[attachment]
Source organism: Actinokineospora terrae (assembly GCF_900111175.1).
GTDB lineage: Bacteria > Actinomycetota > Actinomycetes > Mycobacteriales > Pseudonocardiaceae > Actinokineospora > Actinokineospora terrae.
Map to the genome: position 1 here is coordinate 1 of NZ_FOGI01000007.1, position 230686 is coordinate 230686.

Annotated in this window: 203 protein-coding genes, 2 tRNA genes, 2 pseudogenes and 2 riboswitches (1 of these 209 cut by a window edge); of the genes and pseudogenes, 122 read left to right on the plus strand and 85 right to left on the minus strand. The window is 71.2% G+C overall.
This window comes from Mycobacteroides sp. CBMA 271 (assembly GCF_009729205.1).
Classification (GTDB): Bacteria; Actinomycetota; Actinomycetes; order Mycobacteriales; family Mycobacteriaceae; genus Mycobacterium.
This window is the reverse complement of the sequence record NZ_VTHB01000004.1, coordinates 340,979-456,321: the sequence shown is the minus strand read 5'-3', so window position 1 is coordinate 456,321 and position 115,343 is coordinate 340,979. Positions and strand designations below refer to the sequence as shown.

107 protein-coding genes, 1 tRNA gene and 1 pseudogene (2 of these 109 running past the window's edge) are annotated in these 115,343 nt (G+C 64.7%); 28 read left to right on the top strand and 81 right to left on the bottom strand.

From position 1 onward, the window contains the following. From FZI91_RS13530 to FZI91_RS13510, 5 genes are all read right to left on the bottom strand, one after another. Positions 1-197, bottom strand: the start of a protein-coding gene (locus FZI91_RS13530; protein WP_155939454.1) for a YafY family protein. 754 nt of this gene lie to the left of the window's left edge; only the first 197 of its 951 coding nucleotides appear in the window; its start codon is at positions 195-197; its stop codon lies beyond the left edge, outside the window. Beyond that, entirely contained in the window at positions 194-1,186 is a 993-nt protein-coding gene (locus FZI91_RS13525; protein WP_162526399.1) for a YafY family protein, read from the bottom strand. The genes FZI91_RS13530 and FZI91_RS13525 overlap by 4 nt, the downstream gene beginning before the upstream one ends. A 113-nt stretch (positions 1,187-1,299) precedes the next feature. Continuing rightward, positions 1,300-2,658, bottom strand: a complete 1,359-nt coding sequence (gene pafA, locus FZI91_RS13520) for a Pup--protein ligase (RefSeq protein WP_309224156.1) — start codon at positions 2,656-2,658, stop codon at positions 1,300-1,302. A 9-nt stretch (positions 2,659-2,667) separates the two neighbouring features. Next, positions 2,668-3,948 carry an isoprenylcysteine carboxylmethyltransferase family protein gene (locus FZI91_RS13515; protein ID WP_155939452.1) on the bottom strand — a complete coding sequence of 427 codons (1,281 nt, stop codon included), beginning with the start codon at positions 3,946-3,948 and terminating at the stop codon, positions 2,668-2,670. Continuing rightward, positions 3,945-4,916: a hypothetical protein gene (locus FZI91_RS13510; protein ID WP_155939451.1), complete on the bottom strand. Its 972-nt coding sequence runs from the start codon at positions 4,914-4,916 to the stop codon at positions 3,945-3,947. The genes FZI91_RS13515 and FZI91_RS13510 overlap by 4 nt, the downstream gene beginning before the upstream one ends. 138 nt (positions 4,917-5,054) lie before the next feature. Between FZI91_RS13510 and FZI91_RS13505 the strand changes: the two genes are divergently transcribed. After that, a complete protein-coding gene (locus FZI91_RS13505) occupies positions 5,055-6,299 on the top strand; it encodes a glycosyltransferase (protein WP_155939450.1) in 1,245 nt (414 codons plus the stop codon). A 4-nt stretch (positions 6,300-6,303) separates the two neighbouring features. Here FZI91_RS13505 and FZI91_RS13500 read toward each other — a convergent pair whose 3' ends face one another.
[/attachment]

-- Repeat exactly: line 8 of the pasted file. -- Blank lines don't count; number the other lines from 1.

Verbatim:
107 protein-coding genes, 1 tRNA gene and 1 pseudogene (2 of these 109 running past the window's edge) are annotated in these 115,343 nt (G+C 64.7%); 28 read left to right on the top strand and 81 right to left on the bottom strand.